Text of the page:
Surprise Eggs and Watching Kids Play on the Internet

As adults, we love to wax nostalgic about the days before cell phones when we set out on our bikes to a friend’s house on the off chance that they would be home. We all profess the joys of spending the entire summer day outdoors until the street lights came on and we had to return home. As children of the eighties and nineties, we found ways to entertain ourselves whether it was making mud pies in the backyard, swinging until our legs hurt from pumping them to achieve maximum air, or simply curling up with a book on a rainy day. Unfortunately, a new phenomenon is taking our youth by storm in a completely unfamiliar way, surprise eggs, but will get back to that later.


Times were simpler back in our day. We had the threat of strangers, but we were blissfully unaware or we knew how to handle ourselves (run, screaming wildly, toward home). It was a safer time, most assuredly, but it was also a less complicated time. We didn’t have the burden of an internet-laden life to keep us from experiencing the joys of youth.

Better Then or Now?

Any break from our normal routine promised to be an amazing time. A weekend at your grandparent’s house meant limitless treats, shopping trips, and a general spoiling that your parents didn’t give. It meant quality time spent with family, new experiences, and maybe, if we were lucky, a little mischief. A week at summer camp promised new friends and unforgettable adventures away from home.
We weren’t slaves to our electronics back then. We didn’t require constant stimulation and more than a few of us can remember being told to figure out a way to entertain ourselves or our parents would find something for us to do. The idea of playing by ourselves was much more entertaining than dusting the dining room chairs, so we usually figured out how to not be bored very quickly.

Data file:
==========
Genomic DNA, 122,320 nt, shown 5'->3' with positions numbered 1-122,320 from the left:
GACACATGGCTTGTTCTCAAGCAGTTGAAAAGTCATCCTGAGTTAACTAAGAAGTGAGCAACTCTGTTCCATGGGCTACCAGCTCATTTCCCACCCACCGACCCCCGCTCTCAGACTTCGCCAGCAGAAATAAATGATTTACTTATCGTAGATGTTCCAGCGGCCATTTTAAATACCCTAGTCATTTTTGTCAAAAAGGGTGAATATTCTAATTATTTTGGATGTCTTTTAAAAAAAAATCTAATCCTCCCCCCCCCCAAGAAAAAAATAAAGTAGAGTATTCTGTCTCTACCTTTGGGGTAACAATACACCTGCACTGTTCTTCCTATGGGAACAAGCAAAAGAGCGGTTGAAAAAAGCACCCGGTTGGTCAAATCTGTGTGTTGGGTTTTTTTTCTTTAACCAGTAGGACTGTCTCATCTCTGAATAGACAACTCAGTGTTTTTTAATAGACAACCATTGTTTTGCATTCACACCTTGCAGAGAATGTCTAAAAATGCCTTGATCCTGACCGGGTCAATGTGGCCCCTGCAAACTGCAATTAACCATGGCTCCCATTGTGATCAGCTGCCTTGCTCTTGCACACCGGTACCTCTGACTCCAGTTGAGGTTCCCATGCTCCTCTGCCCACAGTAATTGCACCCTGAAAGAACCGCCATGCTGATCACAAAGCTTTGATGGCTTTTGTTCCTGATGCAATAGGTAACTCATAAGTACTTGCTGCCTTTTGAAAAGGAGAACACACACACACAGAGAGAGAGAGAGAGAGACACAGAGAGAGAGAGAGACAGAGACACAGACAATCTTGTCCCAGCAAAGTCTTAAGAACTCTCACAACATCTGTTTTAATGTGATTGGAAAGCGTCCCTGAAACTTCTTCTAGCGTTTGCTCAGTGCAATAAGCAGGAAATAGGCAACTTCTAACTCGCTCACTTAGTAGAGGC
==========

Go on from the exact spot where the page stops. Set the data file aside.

These days, it seems as though children aren’t as readily able to entertain themselves as they’re constantly being stimulated by some sort of device. A lot of parents are allowing the television to assist in the rearing of their children, and because of this, many kids have become unable to entertain themselves. Add in the appropriate age for children to have phones becoming lower by the day and we’ve got a generation of kids who are completely content to watch other kids play on the internet.

YouTube and Surprise Eggs

Back in our younger years, the idea of sitting in front of a computer and watching another child open toys would’ve been torturous. First of all, WE weren’t getting to play with those toys so why would we want to watch that? Second, who wanted to be on the computer when we could be playing with our toys or running around outside?
On YouTube, there exists a video movement called surprise eggs. There are literally thousands of videos of parents and children teaming up to open plastic eggs or other packaging containing toys. That’s right, the makers of these videos go out and obtain anywhere from fifteen to fifty individually wrapped toy items, and they then record themselves or their children opening these toys and surveying what was inside.
In these videos, at the end, sometimes the children play with the toys and kids of today’s generations are watching in droves. We are allowing our children to watch other kids play on the internet. We’ve either become a weirdly voyeuristic society or we’ve created kids who don’t know how to play on their own. Either way, it’s pretty scary to think about.

 

We like to complain about the current generation of young adults being entitled and expecting instant gratification, but we don’t see that we’re creating that problem ourselves with surprise eggs. It’s not recommended that you snatch the computer chair out from under your child and force them to play outside, but maybe limit the amount of time they spend watching other kids play online. Get them some crayons or some silly putty and see what happens. What you find may surprise you.

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